This week ends the 10 weeks I have enjoyed with my summer interns. Throughout the summer, my office has had various high school, undergraduate, and law school interns to work in different areas. Our office always has a goodbye lunch with our permanent staff and our summer associates. Because I have two interns, I hope we go to an economical place to eat.
As a student, we are told of all the reasons interning in an office is valuable. We know interns have the chance apply theories learned in class to actual scenarios, meet and gain professional contacts, and start to decide if a particular office or culture is a good fit for them. We don’t often hear why having an intern is valuable. Believe me (for those reading this out there interning) you are very valuable!
First, interns bring energy. From the legal assistants to the veteran attorneys, almost everyone is excited to meet the new interns. One thing that is weird about professional work is the longevity. As a student, I haven’t been in the same building for more than four years since elementary school. As an attorney, I have been in the same building for seven years and in the same office for four of those years. While some people will come and go, I’ve worked with the same people most of the time. Interns bring a new energy and life to the office every summer that is a much needed energy boost.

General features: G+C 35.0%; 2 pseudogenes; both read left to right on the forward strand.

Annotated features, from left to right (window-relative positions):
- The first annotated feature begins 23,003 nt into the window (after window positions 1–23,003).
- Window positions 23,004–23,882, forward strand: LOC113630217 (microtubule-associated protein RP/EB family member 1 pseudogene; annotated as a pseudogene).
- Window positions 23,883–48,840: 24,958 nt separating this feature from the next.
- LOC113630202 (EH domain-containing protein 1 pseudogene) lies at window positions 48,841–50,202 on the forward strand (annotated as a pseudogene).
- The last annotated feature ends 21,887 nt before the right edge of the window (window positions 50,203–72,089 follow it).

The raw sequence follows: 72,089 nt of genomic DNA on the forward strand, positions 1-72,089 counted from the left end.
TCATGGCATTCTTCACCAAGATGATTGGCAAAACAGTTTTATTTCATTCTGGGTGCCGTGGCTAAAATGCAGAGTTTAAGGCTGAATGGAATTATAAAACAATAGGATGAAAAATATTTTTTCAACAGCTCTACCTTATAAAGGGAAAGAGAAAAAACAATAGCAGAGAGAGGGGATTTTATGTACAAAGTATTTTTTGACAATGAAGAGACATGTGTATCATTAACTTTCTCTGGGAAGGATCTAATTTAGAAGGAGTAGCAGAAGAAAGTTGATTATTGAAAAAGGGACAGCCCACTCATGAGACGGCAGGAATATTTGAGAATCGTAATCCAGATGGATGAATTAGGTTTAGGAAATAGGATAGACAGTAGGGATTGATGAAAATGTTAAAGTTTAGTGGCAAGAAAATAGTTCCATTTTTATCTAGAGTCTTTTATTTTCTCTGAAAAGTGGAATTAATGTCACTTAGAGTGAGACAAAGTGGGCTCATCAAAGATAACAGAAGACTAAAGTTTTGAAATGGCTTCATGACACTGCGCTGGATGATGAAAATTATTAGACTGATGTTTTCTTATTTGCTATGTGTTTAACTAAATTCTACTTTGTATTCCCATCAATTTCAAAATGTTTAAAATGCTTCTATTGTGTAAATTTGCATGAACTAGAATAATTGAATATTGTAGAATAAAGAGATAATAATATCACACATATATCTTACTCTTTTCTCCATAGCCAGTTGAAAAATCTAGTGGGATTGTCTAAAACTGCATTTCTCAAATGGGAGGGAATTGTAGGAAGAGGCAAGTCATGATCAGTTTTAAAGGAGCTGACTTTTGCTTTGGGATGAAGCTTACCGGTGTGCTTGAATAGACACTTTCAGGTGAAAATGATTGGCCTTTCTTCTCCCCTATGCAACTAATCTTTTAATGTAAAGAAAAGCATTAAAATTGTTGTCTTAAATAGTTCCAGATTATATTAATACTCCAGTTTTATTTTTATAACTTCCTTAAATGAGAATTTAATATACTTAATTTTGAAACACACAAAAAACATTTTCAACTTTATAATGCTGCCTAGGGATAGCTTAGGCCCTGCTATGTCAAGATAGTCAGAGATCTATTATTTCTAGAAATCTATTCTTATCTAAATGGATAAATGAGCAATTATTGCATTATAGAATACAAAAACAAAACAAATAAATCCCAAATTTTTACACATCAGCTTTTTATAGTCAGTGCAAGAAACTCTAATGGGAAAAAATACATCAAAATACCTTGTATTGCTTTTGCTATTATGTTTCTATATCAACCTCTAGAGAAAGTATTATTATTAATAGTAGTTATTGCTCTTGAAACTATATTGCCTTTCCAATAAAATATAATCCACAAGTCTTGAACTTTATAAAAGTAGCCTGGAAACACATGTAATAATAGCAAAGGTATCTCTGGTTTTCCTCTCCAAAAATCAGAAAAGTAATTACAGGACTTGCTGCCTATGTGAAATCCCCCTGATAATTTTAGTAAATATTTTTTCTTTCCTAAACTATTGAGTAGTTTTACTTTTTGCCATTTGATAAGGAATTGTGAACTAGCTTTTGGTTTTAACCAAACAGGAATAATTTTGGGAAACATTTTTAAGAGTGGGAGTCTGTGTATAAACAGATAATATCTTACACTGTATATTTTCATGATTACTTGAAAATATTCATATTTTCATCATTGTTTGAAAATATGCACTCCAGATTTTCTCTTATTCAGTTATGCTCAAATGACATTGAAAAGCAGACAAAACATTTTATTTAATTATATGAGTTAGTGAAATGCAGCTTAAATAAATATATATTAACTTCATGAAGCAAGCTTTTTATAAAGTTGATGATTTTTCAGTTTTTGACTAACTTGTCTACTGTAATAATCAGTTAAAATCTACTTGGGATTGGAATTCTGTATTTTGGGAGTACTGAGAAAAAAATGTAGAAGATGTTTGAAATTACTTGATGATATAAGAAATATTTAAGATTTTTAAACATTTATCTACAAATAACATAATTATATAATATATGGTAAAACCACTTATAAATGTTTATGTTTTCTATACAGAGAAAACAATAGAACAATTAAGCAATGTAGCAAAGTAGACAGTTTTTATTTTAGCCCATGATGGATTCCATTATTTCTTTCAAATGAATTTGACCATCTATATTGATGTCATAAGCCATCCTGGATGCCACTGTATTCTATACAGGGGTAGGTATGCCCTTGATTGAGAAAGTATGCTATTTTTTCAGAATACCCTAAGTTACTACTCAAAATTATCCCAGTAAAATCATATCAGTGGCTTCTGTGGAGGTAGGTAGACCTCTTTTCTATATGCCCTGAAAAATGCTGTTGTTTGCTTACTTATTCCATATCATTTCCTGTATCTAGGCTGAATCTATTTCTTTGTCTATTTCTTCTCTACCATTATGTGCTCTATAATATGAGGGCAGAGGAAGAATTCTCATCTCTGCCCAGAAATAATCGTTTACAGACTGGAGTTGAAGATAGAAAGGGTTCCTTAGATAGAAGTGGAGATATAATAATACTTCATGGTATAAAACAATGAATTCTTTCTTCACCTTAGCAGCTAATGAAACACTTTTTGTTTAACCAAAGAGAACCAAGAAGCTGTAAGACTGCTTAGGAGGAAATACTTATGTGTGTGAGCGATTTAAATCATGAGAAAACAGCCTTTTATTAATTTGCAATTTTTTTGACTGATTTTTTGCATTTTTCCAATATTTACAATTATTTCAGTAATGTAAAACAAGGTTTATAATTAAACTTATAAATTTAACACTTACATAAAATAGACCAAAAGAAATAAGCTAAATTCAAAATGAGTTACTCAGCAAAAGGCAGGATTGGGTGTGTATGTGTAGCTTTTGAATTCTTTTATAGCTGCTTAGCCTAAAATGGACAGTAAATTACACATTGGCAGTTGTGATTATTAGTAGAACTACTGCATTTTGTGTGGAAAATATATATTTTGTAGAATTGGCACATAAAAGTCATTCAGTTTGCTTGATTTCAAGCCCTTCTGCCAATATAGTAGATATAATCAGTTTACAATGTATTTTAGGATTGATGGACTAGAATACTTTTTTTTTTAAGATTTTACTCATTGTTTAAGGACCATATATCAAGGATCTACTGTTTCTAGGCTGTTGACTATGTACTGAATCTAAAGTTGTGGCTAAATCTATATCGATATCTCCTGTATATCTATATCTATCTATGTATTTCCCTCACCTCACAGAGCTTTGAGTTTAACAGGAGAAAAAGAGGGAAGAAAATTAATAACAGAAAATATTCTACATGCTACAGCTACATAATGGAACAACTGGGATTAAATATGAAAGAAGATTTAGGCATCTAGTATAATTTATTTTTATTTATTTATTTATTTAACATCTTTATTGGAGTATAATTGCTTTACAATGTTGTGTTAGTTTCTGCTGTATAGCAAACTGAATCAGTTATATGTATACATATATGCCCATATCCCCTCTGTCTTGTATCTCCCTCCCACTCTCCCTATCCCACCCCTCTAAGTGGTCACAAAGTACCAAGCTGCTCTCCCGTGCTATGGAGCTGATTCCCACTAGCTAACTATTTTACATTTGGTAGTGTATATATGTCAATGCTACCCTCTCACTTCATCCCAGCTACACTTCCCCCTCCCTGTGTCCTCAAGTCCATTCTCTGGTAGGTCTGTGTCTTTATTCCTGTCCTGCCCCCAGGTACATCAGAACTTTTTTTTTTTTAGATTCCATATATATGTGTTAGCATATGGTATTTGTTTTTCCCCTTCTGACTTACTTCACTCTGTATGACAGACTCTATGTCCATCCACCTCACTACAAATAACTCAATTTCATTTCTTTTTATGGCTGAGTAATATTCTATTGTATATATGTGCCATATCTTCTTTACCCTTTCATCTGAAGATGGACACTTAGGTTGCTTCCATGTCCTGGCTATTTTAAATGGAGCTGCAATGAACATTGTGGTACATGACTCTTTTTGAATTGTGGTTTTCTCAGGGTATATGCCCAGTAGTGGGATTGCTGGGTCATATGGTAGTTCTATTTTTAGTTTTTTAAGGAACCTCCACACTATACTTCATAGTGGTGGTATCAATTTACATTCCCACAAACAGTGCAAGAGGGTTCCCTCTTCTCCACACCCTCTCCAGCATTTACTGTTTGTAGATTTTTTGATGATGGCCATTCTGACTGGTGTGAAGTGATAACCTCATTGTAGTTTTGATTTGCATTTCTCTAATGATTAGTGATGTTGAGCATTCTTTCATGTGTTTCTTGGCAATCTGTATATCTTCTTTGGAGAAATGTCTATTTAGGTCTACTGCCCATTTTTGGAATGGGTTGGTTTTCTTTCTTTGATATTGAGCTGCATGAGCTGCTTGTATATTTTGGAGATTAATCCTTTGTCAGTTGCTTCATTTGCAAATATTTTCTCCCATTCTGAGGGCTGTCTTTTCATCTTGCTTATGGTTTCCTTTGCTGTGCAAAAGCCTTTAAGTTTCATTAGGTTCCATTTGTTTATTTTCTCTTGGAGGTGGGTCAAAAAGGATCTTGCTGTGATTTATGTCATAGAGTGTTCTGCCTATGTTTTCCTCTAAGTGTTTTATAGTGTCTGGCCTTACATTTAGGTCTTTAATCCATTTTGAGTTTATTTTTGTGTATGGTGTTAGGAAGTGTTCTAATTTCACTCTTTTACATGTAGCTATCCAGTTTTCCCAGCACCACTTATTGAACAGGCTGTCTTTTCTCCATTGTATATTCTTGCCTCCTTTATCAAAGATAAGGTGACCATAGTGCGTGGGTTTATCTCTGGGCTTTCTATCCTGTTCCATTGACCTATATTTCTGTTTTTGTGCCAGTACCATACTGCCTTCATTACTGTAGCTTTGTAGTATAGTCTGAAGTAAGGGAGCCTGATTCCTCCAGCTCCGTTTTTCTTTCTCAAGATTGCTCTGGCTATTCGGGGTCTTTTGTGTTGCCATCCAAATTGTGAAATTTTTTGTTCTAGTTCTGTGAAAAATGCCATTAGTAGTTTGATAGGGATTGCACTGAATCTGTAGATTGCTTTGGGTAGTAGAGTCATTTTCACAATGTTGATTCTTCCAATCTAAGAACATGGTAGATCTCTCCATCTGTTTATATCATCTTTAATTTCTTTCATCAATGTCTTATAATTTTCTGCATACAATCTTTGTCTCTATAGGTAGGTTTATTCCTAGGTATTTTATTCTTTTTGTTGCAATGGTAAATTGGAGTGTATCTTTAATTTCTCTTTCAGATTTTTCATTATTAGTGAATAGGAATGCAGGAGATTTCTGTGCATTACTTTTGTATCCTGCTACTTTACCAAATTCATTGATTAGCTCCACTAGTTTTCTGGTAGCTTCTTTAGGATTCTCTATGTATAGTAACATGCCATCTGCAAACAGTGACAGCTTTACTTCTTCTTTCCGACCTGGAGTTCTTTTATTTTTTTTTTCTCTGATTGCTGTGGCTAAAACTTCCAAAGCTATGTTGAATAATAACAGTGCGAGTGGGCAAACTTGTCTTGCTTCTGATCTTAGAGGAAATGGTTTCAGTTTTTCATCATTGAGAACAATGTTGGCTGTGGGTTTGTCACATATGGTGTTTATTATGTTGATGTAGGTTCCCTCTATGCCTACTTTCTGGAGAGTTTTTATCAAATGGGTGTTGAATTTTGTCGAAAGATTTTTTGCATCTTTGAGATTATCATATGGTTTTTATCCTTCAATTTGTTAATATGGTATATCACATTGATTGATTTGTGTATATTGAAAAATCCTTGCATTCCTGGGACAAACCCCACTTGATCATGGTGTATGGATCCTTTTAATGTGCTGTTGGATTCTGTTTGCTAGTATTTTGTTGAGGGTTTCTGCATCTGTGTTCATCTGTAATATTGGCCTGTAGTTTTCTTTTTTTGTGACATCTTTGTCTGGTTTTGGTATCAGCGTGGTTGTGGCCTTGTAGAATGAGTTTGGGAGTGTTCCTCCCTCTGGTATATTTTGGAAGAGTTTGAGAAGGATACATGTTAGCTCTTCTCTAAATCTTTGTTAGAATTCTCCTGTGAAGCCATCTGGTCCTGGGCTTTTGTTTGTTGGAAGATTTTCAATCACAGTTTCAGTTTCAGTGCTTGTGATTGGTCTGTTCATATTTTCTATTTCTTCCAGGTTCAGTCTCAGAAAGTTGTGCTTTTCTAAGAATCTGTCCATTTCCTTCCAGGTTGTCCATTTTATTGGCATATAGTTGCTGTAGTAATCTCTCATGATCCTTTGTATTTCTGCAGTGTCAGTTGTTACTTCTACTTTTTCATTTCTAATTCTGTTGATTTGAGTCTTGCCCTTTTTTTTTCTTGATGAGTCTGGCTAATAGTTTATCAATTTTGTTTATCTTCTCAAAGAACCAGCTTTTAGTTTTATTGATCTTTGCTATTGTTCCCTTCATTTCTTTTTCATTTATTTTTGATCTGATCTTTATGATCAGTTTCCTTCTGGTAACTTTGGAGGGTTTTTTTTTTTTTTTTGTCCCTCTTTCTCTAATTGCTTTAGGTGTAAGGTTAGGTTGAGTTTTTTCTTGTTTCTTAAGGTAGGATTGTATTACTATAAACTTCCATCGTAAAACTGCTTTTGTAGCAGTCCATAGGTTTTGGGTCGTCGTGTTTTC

Second, interns make the supervisor smarter. When we get interns we have to teach them the process of how things are done. Before an intern can do work, they need to understand what they are doing, why they are doing it, how it needs to be done, and have a review process to ensure accuracy. Sometimes, a practitioner can do something so many times it becomes second nature. It is helpful for me to re-think the process for doing things and having interns learn and question procedures allows for that process review.
Finally, interns can create a great work product. This summer, my interns and I have created a research proposal, worked with a group of domestic violence treatment practitioners to create a best practices assessment draft, written over five legal motions, completed four jury trials, and worked for two boards. That is a lot of work and I am positive that my interns and their diligence was a significant factor in being successful in completing those projects.
Interning is great, but remember that the practitioners are very grateful that the interns are around. If you are an intern and your supervisor takes you out to lunch; eat light, save them money, and enjoy your meal. You’ve earned it.